Toddler crushed by tree in San Jose identified


The little boy was identified Sunday as Mateo Ortiz.

The roots on the tree that fell were completely decayed and specialists say that because of the way the tree was planted, there was no way anyone could have been able to predict the tragedy.

"They said minutes seemed hours and hours seemed like a lifetime," said family member Raul Ortiz recalling the incident.

The Ortiz family had just pulled up to the San Jose home to pick up their oldest son from his grandmother when the 60-foot tall maple tree crashed onto their truck.

"He was helpless you know? And, I guess that's the worst feeling you could actually have when you have children, and you can't do anything to help them," Ortiz said.

Trapped for more than an hour, the family waited to be rescued as firefighters sawed the massive tree into pieces. 2-year-old Mateo was inside the truck with his parents. Rescue workers tried to perform CPR, but it was too late.

"Had they delayed one minute, had they delayed 30 seconds and been someplacethey would have missed it," said Capt. Barry Stallard with the San Jose Fire Department. "But, it just so happens that they were here at that time."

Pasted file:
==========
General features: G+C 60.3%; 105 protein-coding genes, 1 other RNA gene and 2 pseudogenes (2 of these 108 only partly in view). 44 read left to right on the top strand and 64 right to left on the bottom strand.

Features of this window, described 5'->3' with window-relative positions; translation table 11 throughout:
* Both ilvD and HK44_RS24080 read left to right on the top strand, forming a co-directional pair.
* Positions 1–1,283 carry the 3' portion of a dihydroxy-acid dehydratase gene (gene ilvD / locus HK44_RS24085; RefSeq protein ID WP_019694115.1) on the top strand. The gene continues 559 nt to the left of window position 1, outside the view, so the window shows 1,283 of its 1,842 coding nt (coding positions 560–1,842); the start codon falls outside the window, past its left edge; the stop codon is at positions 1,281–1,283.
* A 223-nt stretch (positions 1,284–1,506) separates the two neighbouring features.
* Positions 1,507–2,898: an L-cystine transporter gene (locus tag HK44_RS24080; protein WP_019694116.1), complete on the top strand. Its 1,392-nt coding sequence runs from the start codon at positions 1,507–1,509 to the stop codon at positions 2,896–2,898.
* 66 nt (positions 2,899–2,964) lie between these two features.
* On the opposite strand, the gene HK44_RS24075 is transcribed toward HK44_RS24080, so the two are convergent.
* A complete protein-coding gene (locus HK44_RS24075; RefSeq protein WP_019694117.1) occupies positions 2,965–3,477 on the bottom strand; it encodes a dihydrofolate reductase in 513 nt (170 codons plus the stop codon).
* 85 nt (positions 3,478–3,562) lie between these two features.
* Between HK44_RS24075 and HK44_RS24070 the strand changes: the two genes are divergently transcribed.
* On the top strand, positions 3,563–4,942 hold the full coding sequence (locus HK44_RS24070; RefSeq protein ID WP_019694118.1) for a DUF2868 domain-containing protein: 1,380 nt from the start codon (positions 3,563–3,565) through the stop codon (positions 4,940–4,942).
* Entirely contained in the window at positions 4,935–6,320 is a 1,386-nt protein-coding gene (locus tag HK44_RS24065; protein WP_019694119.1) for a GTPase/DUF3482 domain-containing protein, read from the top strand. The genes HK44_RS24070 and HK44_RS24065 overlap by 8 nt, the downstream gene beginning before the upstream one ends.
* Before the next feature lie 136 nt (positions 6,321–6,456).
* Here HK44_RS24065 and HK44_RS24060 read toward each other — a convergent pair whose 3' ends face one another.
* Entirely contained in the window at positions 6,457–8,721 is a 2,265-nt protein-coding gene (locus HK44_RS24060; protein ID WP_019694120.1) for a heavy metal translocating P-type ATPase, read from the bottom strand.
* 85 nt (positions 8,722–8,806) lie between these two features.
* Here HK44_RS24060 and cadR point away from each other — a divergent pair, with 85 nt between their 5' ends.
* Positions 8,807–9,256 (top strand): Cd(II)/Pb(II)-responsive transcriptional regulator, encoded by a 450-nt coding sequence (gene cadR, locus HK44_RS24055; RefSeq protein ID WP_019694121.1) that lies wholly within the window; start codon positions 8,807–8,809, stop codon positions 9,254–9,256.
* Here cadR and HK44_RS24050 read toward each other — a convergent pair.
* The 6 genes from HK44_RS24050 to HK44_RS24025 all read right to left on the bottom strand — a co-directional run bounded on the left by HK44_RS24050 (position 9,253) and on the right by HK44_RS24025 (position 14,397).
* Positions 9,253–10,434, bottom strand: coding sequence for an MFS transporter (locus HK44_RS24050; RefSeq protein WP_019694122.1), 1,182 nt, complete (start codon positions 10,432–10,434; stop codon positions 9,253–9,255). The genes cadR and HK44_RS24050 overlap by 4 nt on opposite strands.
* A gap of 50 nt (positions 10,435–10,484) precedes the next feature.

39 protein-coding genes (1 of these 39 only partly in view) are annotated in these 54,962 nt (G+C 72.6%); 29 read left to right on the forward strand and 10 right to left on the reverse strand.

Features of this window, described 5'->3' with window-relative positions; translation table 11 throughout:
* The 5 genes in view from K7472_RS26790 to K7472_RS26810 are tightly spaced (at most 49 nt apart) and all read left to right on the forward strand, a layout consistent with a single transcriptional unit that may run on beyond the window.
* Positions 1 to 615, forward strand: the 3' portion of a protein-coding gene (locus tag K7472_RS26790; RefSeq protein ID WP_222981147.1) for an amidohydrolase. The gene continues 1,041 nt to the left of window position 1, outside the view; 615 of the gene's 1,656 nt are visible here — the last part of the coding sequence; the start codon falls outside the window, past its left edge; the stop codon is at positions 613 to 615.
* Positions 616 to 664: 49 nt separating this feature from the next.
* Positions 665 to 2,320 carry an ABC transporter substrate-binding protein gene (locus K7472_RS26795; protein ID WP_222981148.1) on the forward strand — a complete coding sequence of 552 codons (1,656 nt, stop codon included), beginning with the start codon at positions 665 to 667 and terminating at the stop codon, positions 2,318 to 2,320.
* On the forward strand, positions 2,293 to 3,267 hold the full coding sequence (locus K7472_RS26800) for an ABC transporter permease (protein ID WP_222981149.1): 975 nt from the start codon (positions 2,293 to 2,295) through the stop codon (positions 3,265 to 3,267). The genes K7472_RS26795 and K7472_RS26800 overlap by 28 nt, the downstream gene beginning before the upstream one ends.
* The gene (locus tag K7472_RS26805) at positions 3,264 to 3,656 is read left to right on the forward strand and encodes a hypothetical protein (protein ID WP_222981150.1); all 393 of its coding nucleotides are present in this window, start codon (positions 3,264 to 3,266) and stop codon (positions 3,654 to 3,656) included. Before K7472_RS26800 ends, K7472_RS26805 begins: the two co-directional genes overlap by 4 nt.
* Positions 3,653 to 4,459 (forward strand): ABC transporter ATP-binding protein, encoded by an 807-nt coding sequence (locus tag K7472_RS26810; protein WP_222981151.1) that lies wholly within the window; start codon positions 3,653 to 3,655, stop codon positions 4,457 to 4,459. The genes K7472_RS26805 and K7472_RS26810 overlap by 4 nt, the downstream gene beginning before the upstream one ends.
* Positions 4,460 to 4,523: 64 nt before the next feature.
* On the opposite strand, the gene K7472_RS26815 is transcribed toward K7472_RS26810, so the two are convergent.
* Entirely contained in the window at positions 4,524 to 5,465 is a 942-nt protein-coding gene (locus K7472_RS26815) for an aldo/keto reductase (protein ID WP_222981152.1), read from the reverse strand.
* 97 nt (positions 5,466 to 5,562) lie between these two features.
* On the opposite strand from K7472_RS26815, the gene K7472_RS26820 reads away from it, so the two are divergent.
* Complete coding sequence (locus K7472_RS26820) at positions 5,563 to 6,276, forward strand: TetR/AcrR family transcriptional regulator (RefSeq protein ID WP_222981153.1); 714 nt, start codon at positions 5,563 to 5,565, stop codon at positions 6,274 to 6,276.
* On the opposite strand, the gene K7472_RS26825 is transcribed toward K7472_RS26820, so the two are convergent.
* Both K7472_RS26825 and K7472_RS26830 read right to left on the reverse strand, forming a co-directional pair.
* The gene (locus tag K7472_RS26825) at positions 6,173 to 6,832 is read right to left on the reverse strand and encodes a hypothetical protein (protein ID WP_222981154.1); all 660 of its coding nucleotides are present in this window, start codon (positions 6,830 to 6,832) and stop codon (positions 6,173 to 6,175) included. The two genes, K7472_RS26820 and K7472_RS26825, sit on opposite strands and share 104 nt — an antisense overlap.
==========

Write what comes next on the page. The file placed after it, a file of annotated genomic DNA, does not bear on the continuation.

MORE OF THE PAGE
The boy's father Jose Ortiz, and mother Esmerelda Galan, both had broken arms, injuries firefighters believe they probably received while trying to save their son.

In San Jose, trees even on a sidewalk are the property owner's responsibility.

"The sidewalk, the street tree, the curb and gutter, those are all, while they're within the city's right-of-ways and in a public area, they are the responsibility of the property owner to take care of," explained San Jose Director of Transportation Hans Larsen.

Arborist Brian McGovern says it may have been impossible to tell the trees roots were completely rotted. The base was in a brick planter box and covered by plants, a big mistake.

"The biggest sign is your tree looking like a telephone pole," he said. "Trees are not meant to look like telephone poles going going into the ground. They need the attachment to the root system."

It is a tragedy no one can understand.

"They said they were parked there less than two minutes. All he heard was a crack and just, everything happened," Raul said.

It was not storming in San Jose on Friday evening when the tree came crashing down, but arborists believe the wet soil from the week's worth of storm and the decomposed roots made for a very deadly combination.

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